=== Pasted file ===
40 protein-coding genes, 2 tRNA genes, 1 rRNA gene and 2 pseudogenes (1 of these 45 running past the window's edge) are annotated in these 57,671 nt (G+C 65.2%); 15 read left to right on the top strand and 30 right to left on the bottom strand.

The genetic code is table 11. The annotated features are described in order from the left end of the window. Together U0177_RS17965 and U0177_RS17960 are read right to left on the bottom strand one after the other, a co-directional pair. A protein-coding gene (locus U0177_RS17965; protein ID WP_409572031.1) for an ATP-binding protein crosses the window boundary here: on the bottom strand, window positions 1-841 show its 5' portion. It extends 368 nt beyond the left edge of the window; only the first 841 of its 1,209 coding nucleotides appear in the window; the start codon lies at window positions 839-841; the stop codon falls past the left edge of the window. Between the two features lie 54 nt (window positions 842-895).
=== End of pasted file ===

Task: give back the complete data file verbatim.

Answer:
40 protein-coding genes, 2 tRNA genes, 1 rRNA gene and 2 pseudogenes (1 of these 45 running past the window's edge) are annotated in these 57,671 nt (G+C 65.2%); 15 read left to right on the top strand and 30 right to left on the bottom strand.

The genetic code is table 11. The annotated features are described in order from the left end of the window. Together U0177_RS17965 and U0177_RS17960 are read right to left on the bottom strand one after the other, a co-directional pair. A protein-coding gene (locus U0177_RS17965; protein ID WP_409572031.1) for an ATP-binding protein crosses the window boundary here: on the bottom strand, window positions 1-841 show its 5' portion. It extends 368 nt beyond the left edge of the window; only the first 841 of its 1,209 coding nucleotides appear in the window; the start codon lies at window positions 839-841; the stop codon falls past the left edge of the window. Between the two features lie 54 nt (window positions 842-895).